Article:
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Improved methods for functional neuronal imaging with genetically encoded voltage indicators

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Title: Improved methods for functional neuronal imaging with genetically encoded voltage indicators
Authors: Quicke, Peter Ernest Hosking
Item Type: Thesis or dissertation
Abstract: Voltage imaging has the potential to revolutionise neuronal physiology, enabling high temporal and spatial resolution monitoring of sub- and supra-threshold activity in genetically defined cell classes. Before this goal is reached a number of challenges must be overcome: novel optical, genetic, and experimental techniques must be combined to deal with voltage imaging’s unique difficulties. In this thesis three techniques are applied to genetically encoded voltage indicator (GEVI) imaging. First, I describe a multifocal two-photon microscope and present a novel source localisation control and reconstruction algorithm to increase scattering resistance in functional imaging. I apply this microscope to image population and single-cell voltage signals from voltage sensitive fluorescent proteins in the first demonstration of multifocal GEVI imaging. Second, I show that a recently described genetic technique that sparsely labels cortical pyramidal cells enables single-cell resolution imaging in a one-photon widefield imaging configuration. This genetic technique allows simple, high signal-to-noise optical access to the primary excitatory cells in the cerebral cortex. Third, I present the first application of lightfield microscopy to single cell resolution neuronal voltage imaging. This technique enables single-shot capture of dendritic arbours and resolves 3D localised somatic and dendritic voltage signals. These approaches are finally evaluated for their contribution to the improvement of voltage imaging for physiology.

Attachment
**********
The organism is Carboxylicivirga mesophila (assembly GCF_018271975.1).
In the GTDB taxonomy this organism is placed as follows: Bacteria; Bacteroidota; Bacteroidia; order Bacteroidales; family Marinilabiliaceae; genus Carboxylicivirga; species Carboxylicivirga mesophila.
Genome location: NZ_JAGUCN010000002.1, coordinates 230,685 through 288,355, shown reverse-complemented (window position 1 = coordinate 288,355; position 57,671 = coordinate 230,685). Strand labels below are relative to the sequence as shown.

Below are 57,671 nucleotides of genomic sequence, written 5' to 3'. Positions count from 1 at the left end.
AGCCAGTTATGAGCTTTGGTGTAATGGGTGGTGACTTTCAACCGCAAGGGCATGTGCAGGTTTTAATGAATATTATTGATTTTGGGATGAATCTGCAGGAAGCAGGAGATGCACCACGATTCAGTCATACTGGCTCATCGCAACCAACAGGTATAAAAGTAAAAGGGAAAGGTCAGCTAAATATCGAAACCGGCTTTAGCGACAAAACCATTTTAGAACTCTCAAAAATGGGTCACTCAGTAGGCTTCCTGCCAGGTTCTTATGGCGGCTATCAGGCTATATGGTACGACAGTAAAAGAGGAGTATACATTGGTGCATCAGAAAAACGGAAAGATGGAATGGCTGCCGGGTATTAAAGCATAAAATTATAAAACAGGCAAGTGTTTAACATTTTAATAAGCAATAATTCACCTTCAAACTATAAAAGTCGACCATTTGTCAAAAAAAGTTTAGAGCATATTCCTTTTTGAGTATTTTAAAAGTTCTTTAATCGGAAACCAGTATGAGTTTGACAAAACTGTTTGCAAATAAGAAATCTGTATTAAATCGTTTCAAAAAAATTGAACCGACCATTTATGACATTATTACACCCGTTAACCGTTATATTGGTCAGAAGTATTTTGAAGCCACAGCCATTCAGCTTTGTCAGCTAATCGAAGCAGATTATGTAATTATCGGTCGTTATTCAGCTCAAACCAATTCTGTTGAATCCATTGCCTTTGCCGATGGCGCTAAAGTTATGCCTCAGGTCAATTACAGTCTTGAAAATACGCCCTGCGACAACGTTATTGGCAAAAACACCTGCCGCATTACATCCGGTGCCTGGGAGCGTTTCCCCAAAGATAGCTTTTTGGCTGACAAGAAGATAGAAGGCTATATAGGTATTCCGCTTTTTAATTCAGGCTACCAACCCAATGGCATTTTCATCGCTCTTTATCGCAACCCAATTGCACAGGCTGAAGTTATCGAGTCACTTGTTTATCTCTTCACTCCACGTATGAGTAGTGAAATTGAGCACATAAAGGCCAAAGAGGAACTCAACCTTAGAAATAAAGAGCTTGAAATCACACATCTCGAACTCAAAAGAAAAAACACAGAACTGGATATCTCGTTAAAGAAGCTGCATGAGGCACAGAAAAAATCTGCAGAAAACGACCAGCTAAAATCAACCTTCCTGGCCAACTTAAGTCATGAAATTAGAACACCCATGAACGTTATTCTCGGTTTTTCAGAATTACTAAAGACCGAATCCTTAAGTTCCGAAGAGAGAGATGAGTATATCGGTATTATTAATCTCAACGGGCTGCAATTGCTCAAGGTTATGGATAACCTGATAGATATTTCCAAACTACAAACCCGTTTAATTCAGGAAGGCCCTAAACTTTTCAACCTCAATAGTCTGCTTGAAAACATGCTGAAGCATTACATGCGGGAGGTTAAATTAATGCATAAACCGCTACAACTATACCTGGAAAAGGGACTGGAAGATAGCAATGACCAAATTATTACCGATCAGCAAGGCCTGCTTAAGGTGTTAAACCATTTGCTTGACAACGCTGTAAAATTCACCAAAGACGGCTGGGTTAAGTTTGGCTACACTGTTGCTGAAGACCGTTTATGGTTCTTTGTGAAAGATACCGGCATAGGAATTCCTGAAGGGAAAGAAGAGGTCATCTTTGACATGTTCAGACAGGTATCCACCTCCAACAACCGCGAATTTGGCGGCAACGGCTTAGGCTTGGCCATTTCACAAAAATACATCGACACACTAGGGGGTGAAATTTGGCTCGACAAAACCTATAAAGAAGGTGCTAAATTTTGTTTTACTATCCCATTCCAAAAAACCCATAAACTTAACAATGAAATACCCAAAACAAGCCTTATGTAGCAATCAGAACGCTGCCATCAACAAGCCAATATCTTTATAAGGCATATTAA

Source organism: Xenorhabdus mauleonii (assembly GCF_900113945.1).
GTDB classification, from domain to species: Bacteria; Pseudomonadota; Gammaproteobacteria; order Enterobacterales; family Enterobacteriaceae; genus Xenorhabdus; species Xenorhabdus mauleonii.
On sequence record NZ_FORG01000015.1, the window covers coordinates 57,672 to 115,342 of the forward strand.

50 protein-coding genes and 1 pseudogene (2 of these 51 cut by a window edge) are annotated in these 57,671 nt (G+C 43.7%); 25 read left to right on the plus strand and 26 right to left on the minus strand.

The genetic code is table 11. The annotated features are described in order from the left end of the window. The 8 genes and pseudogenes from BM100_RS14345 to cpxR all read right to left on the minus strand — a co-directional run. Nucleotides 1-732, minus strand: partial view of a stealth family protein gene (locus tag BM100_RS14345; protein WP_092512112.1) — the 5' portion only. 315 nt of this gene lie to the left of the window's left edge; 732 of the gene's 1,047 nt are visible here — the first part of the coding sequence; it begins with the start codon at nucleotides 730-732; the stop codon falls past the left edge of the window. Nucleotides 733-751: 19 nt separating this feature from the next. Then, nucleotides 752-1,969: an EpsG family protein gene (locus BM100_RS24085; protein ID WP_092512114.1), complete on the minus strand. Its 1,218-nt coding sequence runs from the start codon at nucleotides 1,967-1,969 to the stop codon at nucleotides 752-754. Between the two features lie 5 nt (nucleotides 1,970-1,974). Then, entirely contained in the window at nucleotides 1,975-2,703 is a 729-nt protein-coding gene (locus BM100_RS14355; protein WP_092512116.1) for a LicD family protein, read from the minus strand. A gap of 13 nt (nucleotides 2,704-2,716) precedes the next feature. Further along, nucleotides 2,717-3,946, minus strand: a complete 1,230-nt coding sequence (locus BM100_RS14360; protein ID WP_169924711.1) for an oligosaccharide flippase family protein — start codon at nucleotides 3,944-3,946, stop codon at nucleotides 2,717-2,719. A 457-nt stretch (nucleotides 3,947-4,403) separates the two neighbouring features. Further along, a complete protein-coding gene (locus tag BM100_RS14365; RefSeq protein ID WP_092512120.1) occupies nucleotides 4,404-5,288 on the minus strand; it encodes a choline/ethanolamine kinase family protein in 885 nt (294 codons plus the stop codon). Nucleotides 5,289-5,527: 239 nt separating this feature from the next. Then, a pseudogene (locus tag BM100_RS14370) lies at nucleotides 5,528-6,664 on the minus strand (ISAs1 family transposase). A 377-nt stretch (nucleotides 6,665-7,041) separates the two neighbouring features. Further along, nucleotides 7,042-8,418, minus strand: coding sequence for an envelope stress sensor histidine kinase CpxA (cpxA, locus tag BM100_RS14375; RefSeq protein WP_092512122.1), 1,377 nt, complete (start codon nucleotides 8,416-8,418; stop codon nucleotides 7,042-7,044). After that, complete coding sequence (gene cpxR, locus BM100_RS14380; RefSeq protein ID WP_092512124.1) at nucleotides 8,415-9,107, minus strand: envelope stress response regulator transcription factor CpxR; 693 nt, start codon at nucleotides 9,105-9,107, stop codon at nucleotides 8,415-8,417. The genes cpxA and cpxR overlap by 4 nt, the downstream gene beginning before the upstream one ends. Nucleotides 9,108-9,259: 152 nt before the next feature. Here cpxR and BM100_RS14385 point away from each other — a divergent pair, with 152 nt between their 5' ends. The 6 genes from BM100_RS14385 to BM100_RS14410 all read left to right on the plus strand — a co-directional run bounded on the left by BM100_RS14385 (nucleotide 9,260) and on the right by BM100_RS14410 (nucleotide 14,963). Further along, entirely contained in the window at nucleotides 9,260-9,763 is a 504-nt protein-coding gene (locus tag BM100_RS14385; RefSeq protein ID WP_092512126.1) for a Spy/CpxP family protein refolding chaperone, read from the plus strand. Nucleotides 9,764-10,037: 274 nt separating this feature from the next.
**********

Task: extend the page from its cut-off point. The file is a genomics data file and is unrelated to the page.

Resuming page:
Content Version: Open Access
Issue Date: Mar-2019
Date Awarded: Sep-2019
URI: http://hdl.handle.net/10044/1/73910
DOI: https://doi.org/10.25560/73910
Copyright Statement: Creative Commons Attribution ShareAlike Licence
Supervisor: Schultz, Simon
Neil, Mark
Knöpfel, Thomas
Sponsor/Funder: Engineering and Physical Sciences Research Council
Funder's Grant Number: EP/L016737/1
Department: Bioengineering
Publisher: Imperial College London
Qualification Level: Doctoral
Qualification Name: Doctor of Philosophy (PhD)
Appears in Collections:Bioengineering PhD theses